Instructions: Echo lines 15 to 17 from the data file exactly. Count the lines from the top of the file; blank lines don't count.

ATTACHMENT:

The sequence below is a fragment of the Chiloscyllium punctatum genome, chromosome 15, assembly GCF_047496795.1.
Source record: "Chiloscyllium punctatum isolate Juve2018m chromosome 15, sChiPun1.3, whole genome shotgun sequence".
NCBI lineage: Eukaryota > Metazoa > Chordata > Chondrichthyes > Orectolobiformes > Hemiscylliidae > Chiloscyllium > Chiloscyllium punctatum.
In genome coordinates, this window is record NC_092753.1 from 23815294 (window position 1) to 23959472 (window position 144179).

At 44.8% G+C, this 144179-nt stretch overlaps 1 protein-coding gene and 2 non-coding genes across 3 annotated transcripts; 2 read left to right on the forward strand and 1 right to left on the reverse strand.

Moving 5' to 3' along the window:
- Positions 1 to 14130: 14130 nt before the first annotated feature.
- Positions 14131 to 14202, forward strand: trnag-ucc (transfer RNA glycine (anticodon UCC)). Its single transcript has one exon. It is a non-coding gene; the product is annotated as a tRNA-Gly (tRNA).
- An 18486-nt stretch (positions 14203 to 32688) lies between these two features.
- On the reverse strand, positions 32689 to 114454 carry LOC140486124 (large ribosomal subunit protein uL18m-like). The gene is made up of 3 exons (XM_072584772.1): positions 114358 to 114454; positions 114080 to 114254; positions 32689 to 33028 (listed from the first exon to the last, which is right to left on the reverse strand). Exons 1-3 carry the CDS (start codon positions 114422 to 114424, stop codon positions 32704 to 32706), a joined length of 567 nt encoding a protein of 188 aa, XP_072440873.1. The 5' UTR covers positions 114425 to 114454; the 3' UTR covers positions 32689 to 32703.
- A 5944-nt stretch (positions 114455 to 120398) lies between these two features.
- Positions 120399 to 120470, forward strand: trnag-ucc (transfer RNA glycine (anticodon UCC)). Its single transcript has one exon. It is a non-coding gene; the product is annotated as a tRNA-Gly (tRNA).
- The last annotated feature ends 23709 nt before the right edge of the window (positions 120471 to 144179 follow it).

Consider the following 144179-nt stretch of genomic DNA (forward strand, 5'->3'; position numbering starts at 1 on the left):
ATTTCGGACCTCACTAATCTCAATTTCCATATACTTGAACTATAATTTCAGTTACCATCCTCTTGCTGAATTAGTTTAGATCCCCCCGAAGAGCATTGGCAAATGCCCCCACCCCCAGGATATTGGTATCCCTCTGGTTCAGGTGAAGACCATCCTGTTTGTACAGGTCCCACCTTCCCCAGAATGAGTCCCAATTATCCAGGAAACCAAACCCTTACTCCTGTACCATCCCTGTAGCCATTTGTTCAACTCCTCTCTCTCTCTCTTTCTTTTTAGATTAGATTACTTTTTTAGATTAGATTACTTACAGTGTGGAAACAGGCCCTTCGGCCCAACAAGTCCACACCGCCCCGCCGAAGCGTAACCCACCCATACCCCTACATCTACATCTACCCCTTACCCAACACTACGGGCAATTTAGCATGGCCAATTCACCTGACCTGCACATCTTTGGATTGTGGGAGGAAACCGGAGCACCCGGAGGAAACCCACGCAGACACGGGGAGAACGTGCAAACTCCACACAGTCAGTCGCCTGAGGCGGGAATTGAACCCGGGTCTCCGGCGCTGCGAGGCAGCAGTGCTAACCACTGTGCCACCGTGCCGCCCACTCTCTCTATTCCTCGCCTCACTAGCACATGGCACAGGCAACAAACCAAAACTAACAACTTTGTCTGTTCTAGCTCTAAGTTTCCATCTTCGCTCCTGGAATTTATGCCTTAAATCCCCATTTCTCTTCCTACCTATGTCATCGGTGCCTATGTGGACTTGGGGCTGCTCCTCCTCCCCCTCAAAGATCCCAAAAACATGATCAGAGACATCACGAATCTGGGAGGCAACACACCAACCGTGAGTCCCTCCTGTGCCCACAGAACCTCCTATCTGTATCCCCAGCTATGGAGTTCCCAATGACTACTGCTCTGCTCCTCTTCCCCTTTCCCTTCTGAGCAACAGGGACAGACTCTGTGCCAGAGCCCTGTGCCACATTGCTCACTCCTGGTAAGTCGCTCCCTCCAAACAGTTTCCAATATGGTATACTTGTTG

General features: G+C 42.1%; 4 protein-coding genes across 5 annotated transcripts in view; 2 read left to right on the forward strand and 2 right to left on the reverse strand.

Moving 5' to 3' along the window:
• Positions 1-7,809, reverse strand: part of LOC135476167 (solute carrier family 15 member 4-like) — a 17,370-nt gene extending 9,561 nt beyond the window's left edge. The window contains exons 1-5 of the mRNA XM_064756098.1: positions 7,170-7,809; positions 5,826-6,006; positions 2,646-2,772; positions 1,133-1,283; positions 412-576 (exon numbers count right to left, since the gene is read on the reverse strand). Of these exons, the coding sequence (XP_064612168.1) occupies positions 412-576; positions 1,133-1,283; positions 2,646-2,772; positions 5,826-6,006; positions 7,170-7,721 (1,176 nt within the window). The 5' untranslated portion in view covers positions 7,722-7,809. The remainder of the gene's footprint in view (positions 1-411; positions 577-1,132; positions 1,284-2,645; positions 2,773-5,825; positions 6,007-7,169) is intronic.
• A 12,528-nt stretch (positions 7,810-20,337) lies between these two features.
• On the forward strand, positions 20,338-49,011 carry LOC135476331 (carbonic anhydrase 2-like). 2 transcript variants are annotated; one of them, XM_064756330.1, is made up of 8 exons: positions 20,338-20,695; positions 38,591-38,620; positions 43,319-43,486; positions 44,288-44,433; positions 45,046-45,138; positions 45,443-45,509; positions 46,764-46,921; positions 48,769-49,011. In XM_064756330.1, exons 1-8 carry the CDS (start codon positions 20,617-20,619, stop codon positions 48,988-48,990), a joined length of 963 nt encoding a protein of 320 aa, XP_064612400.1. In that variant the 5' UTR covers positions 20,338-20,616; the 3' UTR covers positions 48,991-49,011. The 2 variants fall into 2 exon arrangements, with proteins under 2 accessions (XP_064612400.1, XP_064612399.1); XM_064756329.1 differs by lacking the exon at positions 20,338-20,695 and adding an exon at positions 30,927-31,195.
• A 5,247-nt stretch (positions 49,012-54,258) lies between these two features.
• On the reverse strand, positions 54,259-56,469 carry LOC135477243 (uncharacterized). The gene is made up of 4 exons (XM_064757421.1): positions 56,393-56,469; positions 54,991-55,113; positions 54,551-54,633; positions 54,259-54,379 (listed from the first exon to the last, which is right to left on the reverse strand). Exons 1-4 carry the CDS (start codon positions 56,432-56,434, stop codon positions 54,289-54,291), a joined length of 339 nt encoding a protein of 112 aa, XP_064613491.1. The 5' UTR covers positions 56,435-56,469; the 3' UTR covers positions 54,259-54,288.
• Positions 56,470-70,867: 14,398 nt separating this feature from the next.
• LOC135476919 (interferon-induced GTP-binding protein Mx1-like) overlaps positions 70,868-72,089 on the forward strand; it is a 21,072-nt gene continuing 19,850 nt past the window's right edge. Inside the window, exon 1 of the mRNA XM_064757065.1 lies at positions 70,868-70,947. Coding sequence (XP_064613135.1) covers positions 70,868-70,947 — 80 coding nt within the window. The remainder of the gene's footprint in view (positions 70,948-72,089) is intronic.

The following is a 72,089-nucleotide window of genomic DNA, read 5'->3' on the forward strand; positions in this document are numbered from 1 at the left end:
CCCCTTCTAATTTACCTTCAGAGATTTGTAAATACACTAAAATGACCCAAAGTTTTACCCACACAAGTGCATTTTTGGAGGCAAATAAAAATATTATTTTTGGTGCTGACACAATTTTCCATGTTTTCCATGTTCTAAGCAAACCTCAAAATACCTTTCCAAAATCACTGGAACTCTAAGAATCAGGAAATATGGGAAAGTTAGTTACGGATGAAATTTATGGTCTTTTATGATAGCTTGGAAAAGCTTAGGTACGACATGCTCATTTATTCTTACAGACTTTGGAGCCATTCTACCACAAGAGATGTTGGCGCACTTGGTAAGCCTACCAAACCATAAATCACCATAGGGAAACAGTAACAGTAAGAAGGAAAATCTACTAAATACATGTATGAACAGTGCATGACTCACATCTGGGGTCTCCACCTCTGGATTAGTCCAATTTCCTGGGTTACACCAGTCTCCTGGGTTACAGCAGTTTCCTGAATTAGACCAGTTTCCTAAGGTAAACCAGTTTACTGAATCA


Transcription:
ATTTCGGACCTCACTAATCTCAATTTCCATATACTTGAACTATAATTTCAGTTACCATCCTCTTGCTGAATTAGTTTAGATCCCCCCGAAGAGCATTGGCAAATGCCCCCACCCCCAGGATATTGGTATCCCTCTGGTTCAGGTGAAGACCATCCTGTTTGTACAGGTCCCACCTTCCCCAGAATGAGTCCCAATTATCCAGGAAACCAAACCCTTACTCCTGTACCATCCCTGTAGCCATTTGTTCAACTCCTCTCTCTCTCTCTTTCTTTTTAGATTAGATTACTTTTTTAGATTAGATTACTTACAGTGTGGAAACAGGCCCTTCGGCCCAACAAGTCCACACCGCCCCGCCGAAGCGTAACCCACCCATACCCCTACATCTACATCTACCCCTTACCCAACACTACGGGCAATTTAGCATGGCCAATTCACCTGACCTGCACATCTTTGGATTGTGGGAGGAAACCGGAGCACCCGGAGGAAACCCACGCAGACACGGGGAGAACGTGCAAACTCCACACAGTCAGTCGCCTGAGGCGGGAATTGAACCCGGGTCTCCGGCGCTGCGAGGCAGCAGTGCTAACCACTGTGCCACCGTGCCGCCCACTCTCTCTATTCCTCGCCTCACTAGCACATGGCACAGGCAACAAACCAAAACTAACAACTTTGTCTGTTCTAGCTCTAAGTTTCCATCTTCGCTCCTGGAATTTATGCCTTAAATCCCCATTTCTCTTCCTACCTATGTCATCGGTGCCTATGTGGACTTGGGGCTGCTCCTCCTCCCCCTCAAAGATCCCAAAAACATGATCAGAGACATCACGAATCTGGGAGGCAACACACCAACCGTGAGTCCCTCCTGTGCCCACAGAACCTCCTATCTGTATCCCCAGCTATGGAGTTCCCAATGACTACTGCTCTGCTCCTCTTCCCCTTTCCCTTCTGAGCAACAGGGACAGACTCTGTGCCAGAGCCCTGTGCCACATTGCTCACTCCTGGTAAGTCGCTCCCTCCAAACAGTTTCCAATATGGTATACTTGTTG

General features: G+C 42.1%; 4 protein-coding genes across 5 annotated transcripts in view; 2 read left to right on the forward strand and 2 right to left on the reverse strand.

Moving 5' to 3' along the window: